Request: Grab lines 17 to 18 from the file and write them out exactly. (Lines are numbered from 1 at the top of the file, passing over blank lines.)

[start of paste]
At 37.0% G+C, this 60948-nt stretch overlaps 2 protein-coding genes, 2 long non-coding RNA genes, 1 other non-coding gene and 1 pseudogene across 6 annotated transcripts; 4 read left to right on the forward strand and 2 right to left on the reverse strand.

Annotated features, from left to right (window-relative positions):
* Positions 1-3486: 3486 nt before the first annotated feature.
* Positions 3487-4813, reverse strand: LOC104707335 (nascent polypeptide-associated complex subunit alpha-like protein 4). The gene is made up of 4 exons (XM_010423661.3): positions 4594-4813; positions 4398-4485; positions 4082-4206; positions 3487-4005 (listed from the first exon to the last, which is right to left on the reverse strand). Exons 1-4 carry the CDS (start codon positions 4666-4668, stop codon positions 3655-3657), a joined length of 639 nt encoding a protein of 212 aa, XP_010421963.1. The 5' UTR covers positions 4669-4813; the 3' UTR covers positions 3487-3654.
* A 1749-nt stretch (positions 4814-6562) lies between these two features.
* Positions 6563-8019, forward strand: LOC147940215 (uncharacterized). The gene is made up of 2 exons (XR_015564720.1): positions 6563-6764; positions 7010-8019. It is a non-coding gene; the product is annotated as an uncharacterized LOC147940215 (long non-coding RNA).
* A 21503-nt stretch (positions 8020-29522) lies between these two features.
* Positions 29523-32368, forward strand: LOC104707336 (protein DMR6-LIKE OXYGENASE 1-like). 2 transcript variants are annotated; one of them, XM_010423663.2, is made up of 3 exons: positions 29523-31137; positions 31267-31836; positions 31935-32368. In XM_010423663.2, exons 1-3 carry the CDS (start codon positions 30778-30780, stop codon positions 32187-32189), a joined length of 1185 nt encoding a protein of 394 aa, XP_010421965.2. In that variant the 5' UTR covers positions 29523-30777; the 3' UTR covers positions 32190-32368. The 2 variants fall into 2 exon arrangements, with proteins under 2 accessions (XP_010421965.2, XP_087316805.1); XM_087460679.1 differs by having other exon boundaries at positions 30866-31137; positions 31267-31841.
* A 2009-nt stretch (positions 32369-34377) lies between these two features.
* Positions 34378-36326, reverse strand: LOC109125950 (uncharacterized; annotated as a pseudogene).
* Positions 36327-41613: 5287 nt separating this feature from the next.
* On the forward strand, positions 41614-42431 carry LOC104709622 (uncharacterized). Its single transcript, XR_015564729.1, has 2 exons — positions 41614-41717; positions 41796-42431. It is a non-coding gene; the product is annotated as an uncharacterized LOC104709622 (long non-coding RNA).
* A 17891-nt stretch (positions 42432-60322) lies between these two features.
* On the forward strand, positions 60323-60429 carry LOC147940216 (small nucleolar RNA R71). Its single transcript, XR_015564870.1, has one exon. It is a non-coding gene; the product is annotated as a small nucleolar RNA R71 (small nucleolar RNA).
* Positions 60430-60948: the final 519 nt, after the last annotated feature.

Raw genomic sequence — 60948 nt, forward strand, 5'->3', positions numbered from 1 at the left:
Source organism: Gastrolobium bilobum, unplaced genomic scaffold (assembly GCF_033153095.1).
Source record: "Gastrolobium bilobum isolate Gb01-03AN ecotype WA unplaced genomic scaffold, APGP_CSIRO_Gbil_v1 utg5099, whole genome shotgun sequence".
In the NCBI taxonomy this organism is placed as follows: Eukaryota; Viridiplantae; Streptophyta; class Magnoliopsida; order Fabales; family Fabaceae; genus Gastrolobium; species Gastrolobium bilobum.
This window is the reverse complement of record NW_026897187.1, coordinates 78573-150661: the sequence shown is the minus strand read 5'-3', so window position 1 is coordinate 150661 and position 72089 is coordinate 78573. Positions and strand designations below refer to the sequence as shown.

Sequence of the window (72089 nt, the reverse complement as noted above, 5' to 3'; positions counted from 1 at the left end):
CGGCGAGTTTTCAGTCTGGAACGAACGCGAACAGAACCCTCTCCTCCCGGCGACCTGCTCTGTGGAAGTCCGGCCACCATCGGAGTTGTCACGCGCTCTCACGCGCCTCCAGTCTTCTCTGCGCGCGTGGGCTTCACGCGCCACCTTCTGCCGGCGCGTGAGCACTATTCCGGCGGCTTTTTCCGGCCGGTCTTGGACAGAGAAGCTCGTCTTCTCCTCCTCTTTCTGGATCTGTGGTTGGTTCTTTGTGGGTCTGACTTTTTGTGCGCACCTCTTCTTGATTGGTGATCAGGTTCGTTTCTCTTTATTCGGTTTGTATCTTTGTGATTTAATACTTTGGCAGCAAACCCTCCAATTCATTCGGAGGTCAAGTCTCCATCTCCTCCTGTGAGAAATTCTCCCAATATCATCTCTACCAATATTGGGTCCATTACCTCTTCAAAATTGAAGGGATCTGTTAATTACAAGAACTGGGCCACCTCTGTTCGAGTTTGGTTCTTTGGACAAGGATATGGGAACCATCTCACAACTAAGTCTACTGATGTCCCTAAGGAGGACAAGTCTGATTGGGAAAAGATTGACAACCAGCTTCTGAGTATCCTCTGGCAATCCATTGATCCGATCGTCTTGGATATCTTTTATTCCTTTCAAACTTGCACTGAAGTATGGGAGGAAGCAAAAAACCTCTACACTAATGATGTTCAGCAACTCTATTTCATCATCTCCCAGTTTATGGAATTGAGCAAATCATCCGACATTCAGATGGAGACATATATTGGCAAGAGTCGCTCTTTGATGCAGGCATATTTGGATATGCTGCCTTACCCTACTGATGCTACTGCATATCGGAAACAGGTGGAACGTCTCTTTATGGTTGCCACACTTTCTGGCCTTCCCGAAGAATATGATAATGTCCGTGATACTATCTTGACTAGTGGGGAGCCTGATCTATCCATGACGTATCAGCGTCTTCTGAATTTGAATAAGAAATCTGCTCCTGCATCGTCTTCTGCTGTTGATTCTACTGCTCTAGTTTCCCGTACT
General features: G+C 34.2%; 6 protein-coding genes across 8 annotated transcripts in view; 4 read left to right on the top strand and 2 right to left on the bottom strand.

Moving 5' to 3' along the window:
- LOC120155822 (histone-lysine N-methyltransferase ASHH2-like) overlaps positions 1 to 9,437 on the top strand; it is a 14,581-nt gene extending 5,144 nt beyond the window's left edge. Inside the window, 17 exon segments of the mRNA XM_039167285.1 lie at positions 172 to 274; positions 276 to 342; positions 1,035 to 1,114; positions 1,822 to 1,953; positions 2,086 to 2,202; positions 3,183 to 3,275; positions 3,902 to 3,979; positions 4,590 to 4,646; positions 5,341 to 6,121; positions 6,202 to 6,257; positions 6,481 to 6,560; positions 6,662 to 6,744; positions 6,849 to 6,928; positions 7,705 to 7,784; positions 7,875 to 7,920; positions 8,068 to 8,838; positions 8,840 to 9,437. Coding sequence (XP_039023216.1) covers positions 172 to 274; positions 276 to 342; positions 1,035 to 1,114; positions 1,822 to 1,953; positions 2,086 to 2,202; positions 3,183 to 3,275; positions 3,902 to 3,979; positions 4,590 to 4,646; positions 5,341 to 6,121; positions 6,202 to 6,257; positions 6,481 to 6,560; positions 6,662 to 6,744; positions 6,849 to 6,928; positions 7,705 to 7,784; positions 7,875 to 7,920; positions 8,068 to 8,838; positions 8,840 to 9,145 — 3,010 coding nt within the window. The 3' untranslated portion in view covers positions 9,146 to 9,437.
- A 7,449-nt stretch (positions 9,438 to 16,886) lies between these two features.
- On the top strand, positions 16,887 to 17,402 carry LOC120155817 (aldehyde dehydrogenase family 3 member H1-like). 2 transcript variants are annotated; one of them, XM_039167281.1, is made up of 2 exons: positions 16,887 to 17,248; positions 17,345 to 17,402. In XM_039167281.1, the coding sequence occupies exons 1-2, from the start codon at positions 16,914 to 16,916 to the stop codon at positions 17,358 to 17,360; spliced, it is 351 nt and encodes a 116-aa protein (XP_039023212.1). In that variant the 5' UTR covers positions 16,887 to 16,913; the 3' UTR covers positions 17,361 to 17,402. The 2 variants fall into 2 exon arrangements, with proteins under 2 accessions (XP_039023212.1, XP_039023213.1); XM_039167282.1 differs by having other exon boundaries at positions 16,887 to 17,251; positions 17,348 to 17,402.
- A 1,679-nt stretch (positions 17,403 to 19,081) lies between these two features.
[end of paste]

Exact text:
Source organism: Gastrolobium bilobum, unplaced genomic scaffold (assembly GCF_033153095.1).
Source record: "Gastrolobium bilobum isolate Gb01-03AN ecotype WA unplaced genomic scaffold, APGP_CSIRO_Gbil_v1 utg5099, whole genome shotgun sequence".